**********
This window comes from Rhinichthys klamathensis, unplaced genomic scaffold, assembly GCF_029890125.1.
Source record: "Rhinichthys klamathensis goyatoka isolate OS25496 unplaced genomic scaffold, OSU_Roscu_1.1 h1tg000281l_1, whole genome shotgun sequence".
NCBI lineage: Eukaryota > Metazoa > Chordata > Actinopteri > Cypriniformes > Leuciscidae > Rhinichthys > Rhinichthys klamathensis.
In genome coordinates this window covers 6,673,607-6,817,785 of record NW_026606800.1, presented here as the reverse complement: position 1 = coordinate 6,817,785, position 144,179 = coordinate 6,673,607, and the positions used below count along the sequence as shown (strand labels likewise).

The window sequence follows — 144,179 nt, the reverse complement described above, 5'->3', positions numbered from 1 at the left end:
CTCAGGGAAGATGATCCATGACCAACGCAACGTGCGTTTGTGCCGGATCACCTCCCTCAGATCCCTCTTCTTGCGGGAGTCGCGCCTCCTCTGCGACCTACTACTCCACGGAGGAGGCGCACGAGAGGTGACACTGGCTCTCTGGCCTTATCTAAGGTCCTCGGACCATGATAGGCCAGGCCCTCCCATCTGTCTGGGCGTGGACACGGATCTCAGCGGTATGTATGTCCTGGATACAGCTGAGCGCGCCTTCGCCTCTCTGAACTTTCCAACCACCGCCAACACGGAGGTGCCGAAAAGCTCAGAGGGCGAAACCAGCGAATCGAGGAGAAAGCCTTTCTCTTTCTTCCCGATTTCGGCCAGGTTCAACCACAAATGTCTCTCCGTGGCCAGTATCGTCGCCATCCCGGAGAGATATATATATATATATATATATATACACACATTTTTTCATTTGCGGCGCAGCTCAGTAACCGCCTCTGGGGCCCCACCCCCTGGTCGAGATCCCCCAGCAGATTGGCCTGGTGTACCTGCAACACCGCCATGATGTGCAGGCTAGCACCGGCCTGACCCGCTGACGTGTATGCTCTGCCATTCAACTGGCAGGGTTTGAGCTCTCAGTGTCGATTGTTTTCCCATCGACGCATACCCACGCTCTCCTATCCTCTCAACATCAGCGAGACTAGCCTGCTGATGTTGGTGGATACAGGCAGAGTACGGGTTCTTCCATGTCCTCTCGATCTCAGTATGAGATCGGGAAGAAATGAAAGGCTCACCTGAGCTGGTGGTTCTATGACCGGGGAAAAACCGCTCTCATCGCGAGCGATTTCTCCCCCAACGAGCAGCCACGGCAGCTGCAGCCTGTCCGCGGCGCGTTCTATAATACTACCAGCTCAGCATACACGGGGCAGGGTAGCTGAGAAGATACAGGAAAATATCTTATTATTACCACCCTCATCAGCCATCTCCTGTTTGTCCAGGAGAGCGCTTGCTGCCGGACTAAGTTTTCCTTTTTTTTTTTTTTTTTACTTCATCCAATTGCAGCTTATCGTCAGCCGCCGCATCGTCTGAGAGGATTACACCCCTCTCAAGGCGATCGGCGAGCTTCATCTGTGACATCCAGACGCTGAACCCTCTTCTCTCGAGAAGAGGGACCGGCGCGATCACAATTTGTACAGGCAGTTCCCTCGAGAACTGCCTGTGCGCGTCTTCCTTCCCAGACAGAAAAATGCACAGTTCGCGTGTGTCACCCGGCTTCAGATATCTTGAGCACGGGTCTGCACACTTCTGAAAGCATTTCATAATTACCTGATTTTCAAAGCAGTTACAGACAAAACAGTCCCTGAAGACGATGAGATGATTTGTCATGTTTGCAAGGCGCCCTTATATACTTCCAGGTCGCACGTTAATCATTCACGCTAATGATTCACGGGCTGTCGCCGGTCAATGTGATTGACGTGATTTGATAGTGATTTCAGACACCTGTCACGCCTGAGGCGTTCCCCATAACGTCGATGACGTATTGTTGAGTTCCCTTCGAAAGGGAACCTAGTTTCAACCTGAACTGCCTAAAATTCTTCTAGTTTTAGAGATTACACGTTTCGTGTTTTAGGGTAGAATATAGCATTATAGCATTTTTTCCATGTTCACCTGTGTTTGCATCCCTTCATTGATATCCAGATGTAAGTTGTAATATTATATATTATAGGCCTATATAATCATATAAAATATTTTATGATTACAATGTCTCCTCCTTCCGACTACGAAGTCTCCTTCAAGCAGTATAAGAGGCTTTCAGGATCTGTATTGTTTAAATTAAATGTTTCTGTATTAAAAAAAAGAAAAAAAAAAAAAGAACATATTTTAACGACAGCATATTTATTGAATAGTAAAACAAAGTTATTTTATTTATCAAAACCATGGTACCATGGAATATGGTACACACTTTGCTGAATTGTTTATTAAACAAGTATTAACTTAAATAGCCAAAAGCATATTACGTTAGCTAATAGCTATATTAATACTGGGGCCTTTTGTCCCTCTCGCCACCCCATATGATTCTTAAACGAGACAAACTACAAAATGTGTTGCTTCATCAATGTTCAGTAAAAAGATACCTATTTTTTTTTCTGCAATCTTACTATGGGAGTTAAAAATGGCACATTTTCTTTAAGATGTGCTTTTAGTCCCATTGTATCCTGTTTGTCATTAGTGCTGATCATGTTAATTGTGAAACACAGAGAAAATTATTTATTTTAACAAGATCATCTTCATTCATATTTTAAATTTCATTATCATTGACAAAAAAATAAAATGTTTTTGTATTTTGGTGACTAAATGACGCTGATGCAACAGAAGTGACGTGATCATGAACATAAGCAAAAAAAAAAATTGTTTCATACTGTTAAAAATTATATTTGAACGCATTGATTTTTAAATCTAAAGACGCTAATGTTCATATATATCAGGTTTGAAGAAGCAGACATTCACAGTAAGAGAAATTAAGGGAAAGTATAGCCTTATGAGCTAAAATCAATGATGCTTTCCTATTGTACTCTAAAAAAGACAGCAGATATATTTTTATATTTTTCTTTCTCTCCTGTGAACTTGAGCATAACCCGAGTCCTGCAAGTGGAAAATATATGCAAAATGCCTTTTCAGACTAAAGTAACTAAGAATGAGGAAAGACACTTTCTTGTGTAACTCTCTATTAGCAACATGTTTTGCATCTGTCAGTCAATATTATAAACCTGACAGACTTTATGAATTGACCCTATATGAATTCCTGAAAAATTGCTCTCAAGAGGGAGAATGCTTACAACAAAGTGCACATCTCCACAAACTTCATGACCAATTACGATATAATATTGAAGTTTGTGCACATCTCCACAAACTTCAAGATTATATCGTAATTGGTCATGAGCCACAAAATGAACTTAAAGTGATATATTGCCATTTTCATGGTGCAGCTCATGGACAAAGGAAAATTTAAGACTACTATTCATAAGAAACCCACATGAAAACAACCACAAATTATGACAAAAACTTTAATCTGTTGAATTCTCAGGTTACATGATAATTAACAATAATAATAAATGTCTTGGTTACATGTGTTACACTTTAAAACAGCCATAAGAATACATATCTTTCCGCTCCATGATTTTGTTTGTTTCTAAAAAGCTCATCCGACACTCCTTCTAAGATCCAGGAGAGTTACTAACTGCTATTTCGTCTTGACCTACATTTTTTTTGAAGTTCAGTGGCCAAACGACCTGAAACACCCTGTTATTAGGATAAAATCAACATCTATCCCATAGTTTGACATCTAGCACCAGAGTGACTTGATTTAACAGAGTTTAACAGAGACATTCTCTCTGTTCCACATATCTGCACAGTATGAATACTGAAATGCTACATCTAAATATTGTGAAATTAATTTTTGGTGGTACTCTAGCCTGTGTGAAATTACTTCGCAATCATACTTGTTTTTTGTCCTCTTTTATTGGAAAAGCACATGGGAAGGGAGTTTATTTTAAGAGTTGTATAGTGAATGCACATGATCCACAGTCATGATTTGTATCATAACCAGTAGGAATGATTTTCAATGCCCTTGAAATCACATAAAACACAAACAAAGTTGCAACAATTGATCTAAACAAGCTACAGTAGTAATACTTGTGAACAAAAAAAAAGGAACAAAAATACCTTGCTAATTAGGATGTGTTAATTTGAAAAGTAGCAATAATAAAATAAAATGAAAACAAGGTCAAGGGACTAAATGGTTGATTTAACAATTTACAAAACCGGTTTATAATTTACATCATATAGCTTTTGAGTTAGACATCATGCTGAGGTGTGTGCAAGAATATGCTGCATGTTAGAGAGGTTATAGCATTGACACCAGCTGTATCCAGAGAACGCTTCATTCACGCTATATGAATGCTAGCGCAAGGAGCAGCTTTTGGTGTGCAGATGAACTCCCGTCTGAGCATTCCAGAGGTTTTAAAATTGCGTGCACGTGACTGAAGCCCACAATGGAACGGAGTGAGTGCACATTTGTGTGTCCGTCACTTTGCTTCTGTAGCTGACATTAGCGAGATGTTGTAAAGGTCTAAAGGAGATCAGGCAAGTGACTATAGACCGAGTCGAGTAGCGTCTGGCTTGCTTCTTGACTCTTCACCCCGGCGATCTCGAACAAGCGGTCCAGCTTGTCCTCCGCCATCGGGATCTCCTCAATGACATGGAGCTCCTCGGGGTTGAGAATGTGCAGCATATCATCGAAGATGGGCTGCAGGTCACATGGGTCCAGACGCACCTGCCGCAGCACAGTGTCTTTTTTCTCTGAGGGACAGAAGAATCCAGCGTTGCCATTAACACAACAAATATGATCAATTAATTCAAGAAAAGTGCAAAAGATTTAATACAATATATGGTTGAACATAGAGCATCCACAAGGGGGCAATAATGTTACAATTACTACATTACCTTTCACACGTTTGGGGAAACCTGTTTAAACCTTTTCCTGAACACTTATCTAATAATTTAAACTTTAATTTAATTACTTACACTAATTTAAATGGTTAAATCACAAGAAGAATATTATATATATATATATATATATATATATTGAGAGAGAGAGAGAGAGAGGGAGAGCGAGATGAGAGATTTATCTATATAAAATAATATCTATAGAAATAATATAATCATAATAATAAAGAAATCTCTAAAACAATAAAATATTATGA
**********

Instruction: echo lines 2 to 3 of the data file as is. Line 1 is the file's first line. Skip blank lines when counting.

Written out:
Source record: "Rhinichthys klamathensis goyatoka isolate OS25496 unplaced genomic scaffold, OSU_Roscu_1.1 h1tg000281l_1, whole genome shotgun sequence".
NCBI lineage: Eukaryota > Metazoa > Chordata > Actinopteri > Cypriniformes > Leuciscidae > Rhinichthys > Rhinichthys klamathensis.